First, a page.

Cover image for Two treatises of government
Title:
Two treatises of government
Author:
Locke, John, 1632-1704.
Personal Author:
Edition:
Student edition.
Publication Information:
Cambridge [England] ; New York : Cambridge University Press, [1988]

©1988
Physical Description:
464 pages ; 23 cm.
General Note:
Includes index.
Language:
English
Added Author:
ISBN:
9780521354486

9780521357302
Format :
Book

Available:*

Library
Call Number
Material Type
Home Location
Status
Central Library JC153 .L8 1988 Adult Non-Fiction Central Closed Stacks
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Central Library JC153 .L8 1988 Adult Non-Fiction Non-Fiction Area
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Summary

Summary

This is the revised version of Peter Laslett's acclaimed edition of Two Treatises of Government, which is widely recognised as one of the classic pieces of recent scholarship in the history of ideas, read and used by students of political theory throughout the world. This 1988 edition revises Dr Laslett's second edition (1970) and includes an updated bibliography, a guide to further reading and a fully reset and revised introduction which surveys advances in Locke scholarship since publication of the second edition. In the introduction, Dr Laslett shows that the Two Treatises were not a rationalisation of the events of 1688 but rather a call for a revolution yet to come.


Author Notes

John Locke's works of political and social philosophy, written in the 17th century, have strongly influenced intellectuals ever since - including the founders of the United States of America.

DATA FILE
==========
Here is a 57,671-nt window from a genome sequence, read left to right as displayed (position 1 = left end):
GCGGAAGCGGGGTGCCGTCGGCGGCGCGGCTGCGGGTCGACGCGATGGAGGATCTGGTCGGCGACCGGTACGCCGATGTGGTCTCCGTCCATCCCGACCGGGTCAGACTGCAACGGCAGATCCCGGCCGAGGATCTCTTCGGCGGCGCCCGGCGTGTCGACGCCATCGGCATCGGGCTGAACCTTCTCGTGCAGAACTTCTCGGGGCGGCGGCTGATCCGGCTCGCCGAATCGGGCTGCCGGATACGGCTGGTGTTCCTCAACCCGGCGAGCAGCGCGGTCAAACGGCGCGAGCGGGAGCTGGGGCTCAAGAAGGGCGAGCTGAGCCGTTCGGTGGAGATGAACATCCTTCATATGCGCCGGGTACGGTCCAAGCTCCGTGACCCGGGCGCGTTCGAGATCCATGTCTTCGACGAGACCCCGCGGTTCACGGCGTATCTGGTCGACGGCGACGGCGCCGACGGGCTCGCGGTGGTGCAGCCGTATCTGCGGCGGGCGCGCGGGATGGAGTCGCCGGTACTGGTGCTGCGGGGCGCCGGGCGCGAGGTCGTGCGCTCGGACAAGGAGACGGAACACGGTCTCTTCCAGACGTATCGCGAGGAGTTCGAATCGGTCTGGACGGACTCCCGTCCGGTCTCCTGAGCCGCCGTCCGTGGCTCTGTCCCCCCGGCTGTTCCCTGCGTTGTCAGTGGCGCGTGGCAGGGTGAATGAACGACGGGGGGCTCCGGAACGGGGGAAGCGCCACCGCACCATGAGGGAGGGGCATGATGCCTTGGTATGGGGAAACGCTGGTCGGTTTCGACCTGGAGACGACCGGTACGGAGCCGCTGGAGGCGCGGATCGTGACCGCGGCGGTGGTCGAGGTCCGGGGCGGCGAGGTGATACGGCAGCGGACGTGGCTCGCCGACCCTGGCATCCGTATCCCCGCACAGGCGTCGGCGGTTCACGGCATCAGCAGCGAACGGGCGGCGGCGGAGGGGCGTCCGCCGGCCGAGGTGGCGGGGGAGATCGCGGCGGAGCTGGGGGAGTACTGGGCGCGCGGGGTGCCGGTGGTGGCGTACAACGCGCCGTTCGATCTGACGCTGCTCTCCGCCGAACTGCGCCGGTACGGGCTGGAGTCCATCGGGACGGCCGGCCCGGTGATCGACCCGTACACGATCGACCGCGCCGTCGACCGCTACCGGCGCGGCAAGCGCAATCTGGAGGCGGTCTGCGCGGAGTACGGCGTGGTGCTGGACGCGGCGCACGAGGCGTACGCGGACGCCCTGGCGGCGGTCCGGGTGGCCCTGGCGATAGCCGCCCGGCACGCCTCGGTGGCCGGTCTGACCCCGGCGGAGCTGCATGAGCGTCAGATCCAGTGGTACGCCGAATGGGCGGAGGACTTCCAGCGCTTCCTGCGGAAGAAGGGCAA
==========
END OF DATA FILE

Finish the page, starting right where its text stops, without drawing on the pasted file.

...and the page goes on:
Born in 1632 in Wrington, England, Locke studied at Christ Church, Oxford, where he earned his B.A. and M.A. degrees in the late 1650's. He also studied medicine and earned a medical license. His studies led to an interest in contemporary philosophers influenced by science, such as Rene Descartes. Locke read widely among them while teaching at Christ Church over the next few years.

In 1667, Locke became personal physician and adviser to Anthony Ashley Cooper, who later was appointed Earl of Shaftesbury. Through Shaftesbury's patronage, Locke earned some government posts and entered London's intellectual circles, all the while writing philosophy. He was one of the best-known European thinkers of his time when he died in 1704.

In An Essay Concerning Human Understanding (1690), Locke established the philosophy of empiricism, which holds that the mind at birth is a blank tablet. Experience, Locke believed, would engrave itself upon the tablet as one grew. He felt humans should create theories according to experience and test them with experiments. This philosophy helped establish the scientific method.

Locke codified the principals of liberalism in "Two Treatises of Government" (1690). He emphasized that the state must preserve its citizens' natural rights to life, liberty and property. When the state does not, Locke argued, citizens are justified in rebelling. His view of liberalism comprised limited government, featuring elected representation and legislative checks and balances. While a Christian, Locke believed in absolute separation of church and state, and he urged toleration of those whose religious views differed from the majorities.

(Bowker Author Biography)


Table of Contents

Introduction
1 The book
2 Locke the man and Locke the writer
3 Two Treatises of Government and the Revolution of 1688
4 Locke and Hobbes
5 The social and political theory of Two Treatise of Government
Appendices
Editorial Note
Preface
Bibliography
Index

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